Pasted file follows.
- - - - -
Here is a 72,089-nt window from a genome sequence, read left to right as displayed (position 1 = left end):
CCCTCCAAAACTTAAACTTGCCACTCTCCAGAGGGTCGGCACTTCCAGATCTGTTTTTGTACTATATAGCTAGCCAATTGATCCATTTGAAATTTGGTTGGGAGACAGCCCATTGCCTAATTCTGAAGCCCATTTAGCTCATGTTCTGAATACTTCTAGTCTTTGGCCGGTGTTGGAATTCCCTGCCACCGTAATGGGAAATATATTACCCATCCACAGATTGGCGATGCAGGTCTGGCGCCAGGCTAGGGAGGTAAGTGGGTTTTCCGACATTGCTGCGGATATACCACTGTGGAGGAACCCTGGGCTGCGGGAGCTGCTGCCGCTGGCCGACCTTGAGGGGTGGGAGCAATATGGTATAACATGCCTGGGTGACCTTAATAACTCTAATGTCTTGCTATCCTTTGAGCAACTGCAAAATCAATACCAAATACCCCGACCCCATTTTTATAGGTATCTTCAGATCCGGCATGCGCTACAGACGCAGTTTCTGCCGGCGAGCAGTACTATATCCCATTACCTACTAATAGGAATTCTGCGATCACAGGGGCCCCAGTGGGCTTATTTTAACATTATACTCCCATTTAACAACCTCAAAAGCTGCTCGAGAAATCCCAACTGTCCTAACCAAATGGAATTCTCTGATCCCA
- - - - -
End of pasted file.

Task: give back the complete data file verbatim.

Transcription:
Here is a 72,089-nt window from a genome sequence, read left to right as displayed (position 1 = left end):
CCCTCCAAAACTTAAACTTGCCACTCTCCAGAGGGTCGGCACTTCCAGATCTGTTTTTGTACTATATAGCTAGCCAATTGATCCATTTGAAATTTGGTTGGGAGACAGCCCATTGCCTAATTCTGAAGCCCATTTAGCTCATGTTCTGAATACTTCTAGTCTTTGGCCGGTGTTGGAATTCCCTGCCACCGTAATGGGAAATATATTACCCATCCACAGATTGGCGATGCAGGTCTGGCGCCAGGCTAGGGAGGTAAGTGGGTTTTCCGACATTGCTGCGGATATACCACTGTGGAGGAACCCTGGGCTGCGGGAGCTGCTGCCGCTGGCCGACCTTGAGGGGTGGGAGCAATATGGTATAACATGCCTGGGTGACCTTAATAACTCTAATGTCTTGCTATCCTTTGAGCAACTGCAAAATCAATACCAAATACCCCGACCCCATTTTTATAGGTATCTTCAGATCCGGCATGCGCTACAGACGCAGTTTCTGCCGGCGAGCAGTACTATATCCCATTACCTACTAATAGGAATTCTGCGATCACAGGGGCCCCAGTGGGCTTATTTTAACATTATACTCCCATTTAACAACCTCAAAAGCTGCTCGAGAAATCCCAACTGTCCTAACCAAATGGAATTCTCTGATCCCA